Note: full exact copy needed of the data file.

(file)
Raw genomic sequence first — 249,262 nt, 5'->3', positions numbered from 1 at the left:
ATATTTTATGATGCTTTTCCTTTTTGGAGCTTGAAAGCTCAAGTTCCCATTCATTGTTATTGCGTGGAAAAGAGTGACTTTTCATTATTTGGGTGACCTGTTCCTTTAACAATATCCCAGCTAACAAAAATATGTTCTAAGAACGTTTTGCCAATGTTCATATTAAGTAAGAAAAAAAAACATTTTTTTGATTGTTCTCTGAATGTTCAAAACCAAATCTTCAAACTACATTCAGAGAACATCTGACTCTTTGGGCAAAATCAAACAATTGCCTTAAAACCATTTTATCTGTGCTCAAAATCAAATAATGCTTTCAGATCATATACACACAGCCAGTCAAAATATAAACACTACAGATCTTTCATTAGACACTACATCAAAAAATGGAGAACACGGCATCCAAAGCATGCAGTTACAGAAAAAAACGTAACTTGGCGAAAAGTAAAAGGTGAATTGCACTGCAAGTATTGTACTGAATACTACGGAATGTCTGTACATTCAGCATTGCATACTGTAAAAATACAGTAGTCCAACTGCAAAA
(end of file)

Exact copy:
Raw genomic sequence first — 249,262 nt, 5'->3', positions numbered from 1 at the left:
ATATTTTATGATGCTTTTCCTTTTTGGAGCTTGAAAGCTCAAGTTCCCATTCATTGTTATTGCGTGGAAAAGAGTGACTTTTCATTATTTGGGTGACCTGTTCCTTTAACAATATCCCAGCTAACAAAAATATGTTCTAAGAACGTTTTGCCAATGTTCATATTAAGTAAGAAAAAAAAACATTTTTTTGATTGTTCTCTGAATGTTCAAAACCAAATCTTCAAACTACATTCAGAGAACATCTGACTCTTTGGGCAAAATCAAACAATTGCCTTAAAACCATTTTATCTGTGCTCAAAATCAAATAATGCTTTCAGATCATATACACACAGCCAGTCAAAATATAAACACTACAGATCTTTCATTAGACACTACATCAAAAAATGGAGAACACGGCATCCAAAGCATGCAGTTACAGAAAAAAACGTAACTTGGCGAAAAGTAAAAGGTGAATTGCACTGCAAGTATTGTACTGAATACTACGGAATGTCTGTACATTCAGCATTGCATACTGTAAAAATACAGTAGTCCAACTGCAAAA